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TYPICAL MISTAKES OF RUSSIAN LEARNERS OF ENGLISH Материал подобран Журбиной С.М Для старшеклассников
Articles This is probably the most common error. Russian language does not have the indefinite and definite articles which are a/an and the respectively. Examples: “I am good person” corrected: “I am a good person.” “Tarkovsky is a genius.” “I liked cake.” corrected: “I liked the cake.. Mmm it was delicious!”.Russians sometimes don't recognise and even don't read the articles even if they are simply reading a text, where they are obviously present.
Connecting Verbs In Russian it is “Я хочу учиться.”, but we don’t say “I want learn.” instead “I want to learn.” We connect two verbs in mainly three ways: we either add ‘to’ or a preposition after the first verb or use the second verb in gerund(ING) form. Another example: “I liked spend time with him”. Corrected: spending not spend (gerund from after the verb ‘like’). I am thinking of doing it. (connected with preposition)
Using future tense in connected sentences. Example: “If I will see him tonight, I will punch him in the face!” WRONG! Don’t punch anyone; violence is bad so is the grammar. Even the action is in the future, we don’t use will with if. Same goes for this one: “Andrey is going to be mad at me when he will find(s) it out.”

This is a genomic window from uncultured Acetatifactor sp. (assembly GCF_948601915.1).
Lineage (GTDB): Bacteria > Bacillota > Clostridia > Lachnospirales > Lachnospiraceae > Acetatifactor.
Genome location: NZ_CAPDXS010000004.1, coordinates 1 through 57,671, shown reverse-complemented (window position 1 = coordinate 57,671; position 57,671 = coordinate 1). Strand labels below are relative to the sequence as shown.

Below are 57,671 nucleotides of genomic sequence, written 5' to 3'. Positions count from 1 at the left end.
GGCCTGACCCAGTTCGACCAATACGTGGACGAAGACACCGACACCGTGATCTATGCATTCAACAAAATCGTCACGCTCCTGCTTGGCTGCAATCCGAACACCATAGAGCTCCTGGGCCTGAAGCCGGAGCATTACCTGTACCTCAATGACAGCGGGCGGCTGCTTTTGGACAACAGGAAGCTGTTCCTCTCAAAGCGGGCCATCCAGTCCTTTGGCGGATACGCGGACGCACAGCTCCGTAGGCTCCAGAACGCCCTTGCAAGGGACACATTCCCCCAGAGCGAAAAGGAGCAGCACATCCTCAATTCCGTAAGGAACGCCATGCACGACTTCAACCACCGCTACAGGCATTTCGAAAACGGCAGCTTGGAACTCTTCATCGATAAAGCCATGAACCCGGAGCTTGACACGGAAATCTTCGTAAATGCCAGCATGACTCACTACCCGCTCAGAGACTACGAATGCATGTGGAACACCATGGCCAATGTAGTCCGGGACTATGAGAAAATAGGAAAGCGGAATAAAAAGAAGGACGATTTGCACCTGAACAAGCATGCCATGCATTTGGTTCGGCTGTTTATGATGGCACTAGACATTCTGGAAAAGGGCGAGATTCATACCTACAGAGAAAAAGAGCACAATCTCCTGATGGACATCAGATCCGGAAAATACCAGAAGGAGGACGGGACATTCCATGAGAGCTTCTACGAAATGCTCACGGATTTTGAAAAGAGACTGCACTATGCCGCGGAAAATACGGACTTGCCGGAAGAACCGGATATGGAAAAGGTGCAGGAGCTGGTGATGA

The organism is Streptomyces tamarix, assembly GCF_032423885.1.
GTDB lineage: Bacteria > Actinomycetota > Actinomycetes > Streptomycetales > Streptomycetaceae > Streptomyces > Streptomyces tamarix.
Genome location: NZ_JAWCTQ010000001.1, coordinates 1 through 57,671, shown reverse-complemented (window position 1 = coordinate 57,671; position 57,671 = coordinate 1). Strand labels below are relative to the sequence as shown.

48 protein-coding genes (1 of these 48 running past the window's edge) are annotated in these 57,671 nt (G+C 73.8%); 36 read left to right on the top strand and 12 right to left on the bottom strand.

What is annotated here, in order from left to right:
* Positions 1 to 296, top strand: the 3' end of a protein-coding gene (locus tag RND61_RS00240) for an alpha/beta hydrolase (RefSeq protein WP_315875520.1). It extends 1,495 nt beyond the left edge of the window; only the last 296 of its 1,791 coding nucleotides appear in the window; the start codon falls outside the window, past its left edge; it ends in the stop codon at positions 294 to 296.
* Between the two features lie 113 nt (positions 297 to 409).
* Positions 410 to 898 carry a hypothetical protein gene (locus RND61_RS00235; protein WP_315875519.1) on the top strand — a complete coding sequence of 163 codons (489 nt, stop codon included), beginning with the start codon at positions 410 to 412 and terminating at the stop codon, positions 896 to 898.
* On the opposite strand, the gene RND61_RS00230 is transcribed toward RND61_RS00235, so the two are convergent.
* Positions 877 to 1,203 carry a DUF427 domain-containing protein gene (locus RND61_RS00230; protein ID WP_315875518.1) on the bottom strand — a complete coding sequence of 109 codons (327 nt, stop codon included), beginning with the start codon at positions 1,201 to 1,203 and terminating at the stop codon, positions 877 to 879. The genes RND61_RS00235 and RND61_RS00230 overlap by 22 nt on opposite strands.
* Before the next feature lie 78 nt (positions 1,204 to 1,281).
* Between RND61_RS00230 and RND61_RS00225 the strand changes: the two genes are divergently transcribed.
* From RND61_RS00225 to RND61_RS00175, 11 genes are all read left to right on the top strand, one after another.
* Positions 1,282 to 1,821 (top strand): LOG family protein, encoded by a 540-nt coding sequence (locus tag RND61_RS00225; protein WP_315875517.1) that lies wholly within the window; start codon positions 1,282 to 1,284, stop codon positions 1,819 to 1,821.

Negative sentences Example: “I don’t like this movie too.” ” In negative sentences we use EITHER, not too. “I don’t like this movie either.” Another one: “She doesn’t like him and me.”Wrong again! We use OR instead of ‘and’ in negative sentences.
Incorrect use of comma (,) Two common mistakes; 1. “Come here, please”. (сюда, пожалуйста) 2. “It seems, that she is busy”. Writer thinks of “кажется, что она занята” and adds a comma. Both sentences should be written with no comma.
Prepositions Some Russian learners prefer to speak without any prepositions, or totally misuse them: “I arrive from Moscow “ instead of I arrive in Moscow; “I called to John” instead of 'I called John”.
Verb Forms Although they know the rules for conjugation and sequence of tenses, most Russian learners still tend to use the infinitive rather than the correct form of the verb. Ex: “I lose my CD” instead of “I lost/I have lost my CD”.;using auxiliary DO instead of DID/DOES; some learners tend to avoid the perfect tenses and use the past simple instead.
Pronunciation - the -0/6-sound as 'Z” it words like “the”, “there', “this”, “that”, etc.; - not pronouncing the final -s in a great number of words, the reasons for which, in my view, are not investigated so far.; - most Russian learners do not recognise the opposition long/short vowels, such as : beach- bitch, eat-it, speak, sleep-slip, etc.